Finsbury Under Attack (1939-45)

Like many parts of inner London, Finsbury suffered badly from bombings during the Blitz (1940-41) and, again later, as part of the V1 and V2 rocket attacks on the capital from the summer of 1944 onwards. Citizens lived with the threat of bombing, invasion and untimely death. However, in spite of fatalities, an uncertain future and much hardship, Finsburyites kept calm and carried on. The constant bombings were designed to break morale but conversely brought people together.

Hugh Myddelton School, Clerkenwell, 4 September 1940. The school’s pupils reading comics and playing cards in their basement shelter during an air-raid drill.

The London Blitz inflicted major damage on EC1’s historic buildings, including the Charterhouse, the Priory Church of St John and the Church of the Holy Redeemer. However, not all was ruined. The 17th-century Oak Room at New River Head was removed to safety “for the duration”.

In 1943, the parcels depot at Mount Pleasant Post Office was destroyed. It relocated to the Royal Agricultural Hall in Upper Street, where it remained until the 1970s. Sadler’s Wells Theatre in Rosebery Avenue was requisitioned in 1940 to serve as a rest centre for bombed-out local families, while the cast and company went on tour.

One of the cruellest losses of life occurred on 15 October 1940 when the deep basement shelter at Dame Alice Owen’s School in Goswell Road received a direct hit. Many families were taking refuge when damage caused to a large New River water pipe resulted in many drowning. A total of 109 people out of the 143 people in the shelter perished – rescuers took weeks to recover the casualties.

Finsbury Town Hall, Garnault Place, after 15 August 1940. A ‘downed’ German
Messerschmitt BF110 on display outside Finsbury Town Hall, as part of a ‘victory tour’ during the Battle of Britain.

The number of bombs dropped on Finsbury during the London Blitz amounted to 175 high explosive bombs and four parachute mines. In addition, further bombs landed during the ‘Baby Blitz’ of early 1944, as did the fearsome V1 and V2 Vergeltungwaffe, or ‘vengeance weapons’, rockets during 1944 and 1945.

Five days after the first V1 rocket or ‘Doodlebug’ hit London at Bow on 13 June 1944, it was Finsbury’s turn. A V1 rocket landed in Spencer Street and Wynyatt Street resulting in 13 people losing their lives, with a further 83 injured. Six more V1 and V2 strikes were to follow, culminating in the devastating V2 attack on Charterhouse Street and Smithfield Market in the morning of 8 March 1945. A huge explosion caused massive damage to the railway tunnel structure below, into which many victims fell. In all, 110 people died and 340 were injured.

Of the borough’s 9,899 houses and flats, no less than 9,015 were damaged during the war: 983 were totally demolished, another 23 virtually so, and 642 hit badly enough to force the residents to evacuate. This left more than 11 per cent of the population needing re-accommodation. Although the population more than halved, from approximately 60,000 in 1939 to 27,000 by 1945, it was estimated at the end of the war that some 5,000 new housing units were needed. In the meantime, prefabricated houses rehoused the displaced in various parts of EC1, including Farringdon Road, Gee Street, Hermes Street, Ironmonger Street and King’s Square.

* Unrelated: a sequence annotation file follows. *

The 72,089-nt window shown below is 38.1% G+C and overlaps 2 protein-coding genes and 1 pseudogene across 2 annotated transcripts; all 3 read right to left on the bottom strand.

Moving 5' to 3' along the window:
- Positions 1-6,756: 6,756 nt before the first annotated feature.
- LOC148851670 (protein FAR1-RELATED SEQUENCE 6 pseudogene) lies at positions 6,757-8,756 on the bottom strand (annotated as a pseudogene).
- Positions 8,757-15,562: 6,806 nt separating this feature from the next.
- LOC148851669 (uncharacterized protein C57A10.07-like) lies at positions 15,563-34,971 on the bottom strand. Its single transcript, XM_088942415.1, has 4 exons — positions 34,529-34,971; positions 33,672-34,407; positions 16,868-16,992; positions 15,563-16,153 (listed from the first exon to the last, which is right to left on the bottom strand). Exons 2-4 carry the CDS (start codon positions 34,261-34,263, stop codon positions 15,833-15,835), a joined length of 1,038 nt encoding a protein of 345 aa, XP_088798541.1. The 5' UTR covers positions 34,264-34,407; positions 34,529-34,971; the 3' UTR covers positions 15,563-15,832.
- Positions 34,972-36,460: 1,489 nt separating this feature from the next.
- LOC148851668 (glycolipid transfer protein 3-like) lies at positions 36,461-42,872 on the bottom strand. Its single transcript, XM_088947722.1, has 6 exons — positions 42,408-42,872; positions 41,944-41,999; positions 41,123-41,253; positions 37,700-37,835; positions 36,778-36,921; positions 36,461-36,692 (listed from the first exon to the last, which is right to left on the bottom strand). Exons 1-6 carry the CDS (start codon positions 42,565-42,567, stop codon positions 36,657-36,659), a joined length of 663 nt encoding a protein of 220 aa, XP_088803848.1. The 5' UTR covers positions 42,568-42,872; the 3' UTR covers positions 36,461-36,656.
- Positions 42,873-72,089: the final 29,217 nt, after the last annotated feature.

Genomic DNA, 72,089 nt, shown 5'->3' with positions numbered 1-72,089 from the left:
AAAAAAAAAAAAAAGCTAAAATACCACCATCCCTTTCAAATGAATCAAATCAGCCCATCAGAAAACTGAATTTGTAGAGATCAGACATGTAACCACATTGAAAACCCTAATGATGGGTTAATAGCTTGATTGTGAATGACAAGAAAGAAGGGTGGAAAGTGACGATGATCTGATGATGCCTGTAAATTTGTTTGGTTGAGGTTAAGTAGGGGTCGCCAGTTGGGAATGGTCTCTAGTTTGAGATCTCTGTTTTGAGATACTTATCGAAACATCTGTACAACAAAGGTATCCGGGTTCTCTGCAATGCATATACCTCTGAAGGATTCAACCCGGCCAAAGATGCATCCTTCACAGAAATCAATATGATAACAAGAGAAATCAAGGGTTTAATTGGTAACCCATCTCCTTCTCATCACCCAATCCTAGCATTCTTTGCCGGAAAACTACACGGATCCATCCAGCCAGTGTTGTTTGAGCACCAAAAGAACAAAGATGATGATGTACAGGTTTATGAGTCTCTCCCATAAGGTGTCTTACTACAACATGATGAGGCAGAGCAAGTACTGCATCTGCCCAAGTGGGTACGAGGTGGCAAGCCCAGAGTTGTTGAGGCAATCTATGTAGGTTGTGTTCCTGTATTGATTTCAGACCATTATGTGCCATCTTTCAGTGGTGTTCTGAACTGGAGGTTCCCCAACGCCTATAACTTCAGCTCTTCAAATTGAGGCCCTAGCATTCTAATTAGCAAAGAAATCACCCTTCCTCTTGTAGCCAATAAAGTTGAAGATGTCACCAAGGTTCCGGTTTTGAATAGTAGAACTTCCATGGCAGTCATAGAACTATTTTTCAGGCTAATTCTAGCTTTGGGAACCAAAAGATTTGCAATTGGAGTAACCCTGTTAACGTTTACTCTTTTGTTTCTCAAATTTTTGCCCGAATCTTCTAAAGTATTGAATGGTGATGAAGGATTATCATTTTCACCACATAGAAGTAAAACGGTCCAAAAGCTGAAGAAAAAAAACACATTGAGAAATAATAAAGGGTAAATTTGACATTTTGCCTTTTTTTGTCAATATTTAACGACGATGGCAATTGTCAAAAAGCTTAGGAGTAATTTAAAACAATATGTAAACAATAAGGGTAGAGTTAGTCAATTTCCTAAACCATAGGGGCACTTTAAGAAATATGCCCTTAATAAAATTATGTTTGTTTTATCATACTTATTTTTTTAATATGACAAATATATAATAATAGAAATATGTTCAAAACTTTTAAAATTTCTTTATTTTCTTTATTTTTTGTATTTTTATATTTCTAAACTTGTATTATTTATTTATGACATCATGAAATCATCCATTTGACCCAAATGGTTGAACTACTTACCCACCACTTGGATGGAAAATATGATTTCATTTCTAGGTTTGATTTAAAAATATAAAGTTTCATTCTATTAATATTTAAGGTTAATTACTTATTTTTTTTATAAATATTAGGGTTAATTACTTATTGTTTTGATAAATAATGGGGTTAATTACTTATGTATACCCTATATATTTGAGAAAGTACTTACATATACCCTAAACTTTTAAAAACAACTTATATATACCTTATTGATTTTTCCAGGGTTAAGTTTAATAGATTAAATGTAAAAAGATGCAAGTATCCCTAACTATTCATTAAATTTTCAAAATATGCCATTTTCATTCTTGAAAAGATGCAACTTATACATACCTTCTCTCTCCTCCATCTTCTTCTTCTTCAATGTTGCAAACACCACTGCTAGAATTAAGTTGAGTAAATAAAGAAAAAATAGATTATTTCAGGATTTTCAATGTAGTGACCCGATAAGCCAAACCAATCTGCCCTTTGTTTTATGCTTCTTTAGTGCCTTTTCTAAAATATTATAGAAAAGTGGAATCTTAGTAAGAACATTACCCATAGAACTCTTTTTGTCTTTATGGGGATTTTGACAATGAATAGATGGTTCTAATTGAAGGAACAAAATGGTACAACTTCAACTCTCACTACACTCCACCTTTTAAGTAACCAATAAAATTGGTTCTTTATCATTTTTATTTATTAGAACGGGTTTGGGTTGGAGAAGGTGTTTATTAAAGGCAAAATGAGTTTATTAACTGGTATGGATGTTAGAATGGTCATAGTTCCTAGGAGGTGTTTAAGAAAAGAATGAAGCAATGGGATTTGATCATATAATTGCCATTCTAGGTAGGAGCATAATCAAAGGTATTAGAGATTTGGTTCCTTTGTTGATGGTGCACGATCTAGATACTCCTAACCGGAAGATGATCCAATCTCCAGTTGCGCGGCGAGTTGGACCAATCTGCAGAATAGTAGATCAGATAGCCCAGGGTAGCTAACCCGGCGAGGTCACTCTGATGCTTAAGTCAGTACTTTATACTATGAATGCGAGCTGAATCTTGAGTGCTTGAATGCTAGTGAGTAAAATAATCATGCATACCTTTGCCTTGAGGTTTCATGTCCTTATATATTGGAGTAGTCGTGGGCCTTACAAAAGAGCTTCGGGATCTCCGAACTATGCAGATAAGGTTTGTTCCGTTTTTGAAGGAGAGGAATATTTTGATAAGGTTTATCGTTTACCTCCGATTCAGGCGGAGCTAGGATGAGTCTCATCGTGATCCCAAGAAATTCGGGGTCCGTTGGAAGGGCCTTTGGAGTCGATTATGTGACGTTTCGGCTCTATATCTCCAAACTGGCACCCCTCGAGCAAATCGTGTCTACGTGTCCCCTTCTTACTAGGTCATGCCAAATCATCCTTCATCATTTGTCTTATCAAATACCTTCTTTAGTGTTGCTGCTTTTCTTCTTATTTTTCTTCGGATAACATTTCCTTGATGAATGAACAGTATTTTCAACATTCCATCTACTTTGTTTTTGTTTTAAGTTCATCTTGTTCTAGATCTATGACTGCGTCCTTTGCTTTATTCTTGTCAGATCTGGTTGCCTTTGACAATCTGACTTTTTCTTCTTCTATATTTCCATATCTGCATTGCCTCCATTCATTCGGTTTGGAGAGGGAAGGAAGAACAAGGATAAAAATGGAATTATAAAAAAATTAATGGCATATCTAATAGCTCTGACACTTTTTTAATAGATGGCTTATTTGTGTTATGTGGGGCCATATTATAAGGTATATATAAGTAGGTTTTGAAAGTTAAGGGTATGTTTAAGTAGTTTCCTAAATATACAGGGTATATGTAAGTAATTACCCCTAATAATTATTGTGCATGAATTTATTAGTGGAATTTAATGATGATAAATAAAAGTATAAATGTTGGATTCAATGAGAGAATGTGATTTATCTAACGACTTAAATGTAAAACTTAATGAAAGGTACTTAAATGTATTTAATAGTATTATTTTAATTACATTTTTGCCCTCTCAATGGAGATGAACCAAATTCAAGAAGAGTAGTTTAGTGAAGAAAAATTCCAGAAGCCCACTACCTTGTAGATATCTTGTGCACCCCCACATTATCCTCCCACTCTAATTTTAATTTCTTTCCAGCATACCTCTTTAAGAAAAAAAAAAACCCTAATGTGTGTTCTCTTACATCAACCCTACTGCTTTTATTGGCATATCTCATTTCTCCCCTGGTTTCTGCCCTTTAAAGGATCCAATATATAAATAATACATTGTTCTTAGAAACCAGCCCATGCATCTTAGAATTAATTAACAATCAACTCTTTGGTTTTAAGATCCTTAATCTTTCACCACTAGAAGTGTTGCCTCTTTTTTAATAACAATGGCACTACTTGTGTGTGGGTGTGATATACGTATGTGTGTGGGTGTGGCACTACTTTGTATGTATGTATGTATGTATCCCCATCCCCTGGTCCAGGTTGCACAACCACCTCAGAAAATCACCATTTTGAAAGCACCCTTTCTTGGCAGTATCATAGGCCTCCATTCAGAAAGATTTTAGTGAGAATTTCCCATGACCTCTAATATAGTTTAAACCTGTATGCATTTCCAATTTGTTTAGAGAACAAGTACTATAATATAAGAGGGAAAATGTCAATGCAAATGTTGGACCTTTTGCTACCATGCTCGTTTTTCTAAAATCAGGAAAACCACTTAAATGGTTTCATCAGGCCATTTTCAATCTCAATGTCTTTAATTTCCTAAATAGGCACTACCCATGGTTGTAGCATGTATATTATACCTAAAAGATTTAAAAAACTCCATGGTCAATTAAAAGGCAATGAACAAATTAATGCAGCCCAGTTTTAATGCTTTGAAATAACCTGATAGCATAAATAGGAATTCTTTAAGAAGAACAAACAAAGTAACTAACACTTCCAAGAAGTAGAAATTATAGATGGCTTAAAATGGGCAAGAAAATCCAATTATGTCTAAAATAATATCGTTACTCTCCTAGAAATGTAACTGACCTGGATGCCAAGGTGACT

Finsbury Square, 15 October 1941. Firefighters bravely tackling a fire during the Luftwaffe’s ‘Tip and Run’ raids (1941–43) that followed the Blitz.

The severe housing shortage was recognised by the new Labour government, and Finsbury Council could now realise several housing plans that had been decided in its mid-1930s’ ‘Finsbury Plan’. The borough’s rebuild ensured that housing catered for its working-class – the majority of its population. This began with the Berthold Lubetkin-designed Spa Green Estate on St John Street/Rosebery Avenue (1946-50) which embodied the promise of post-war housing: a pleasant life, well-equipped flats and careful design.

It was to be a while before the council’s fuller realisation of a better residential post-war future was accomplished by building among others: the King Square Estate (1961), the Brunswick Estate (1949- 62) and the Finsbury Estate (1967). These schemes were truly born out of the rubble and wreckage created by the ‘terror from the skies’ some quarter of a century or so earlier – a rebuilding of Finsbury in the hope that the post-war era would serve to symbolise a brighter and safer future.


Article produced for the exhibition We’ll Meet Again: Islington on the Home Front in Photographs (1935-45) by Mark Aston, Islington Local History Centre and Museum Manager. First published as The blitz spirit returns: EC1 under attack in EC1Echo (April/May 2020). With thanks to Oliver Bennett.

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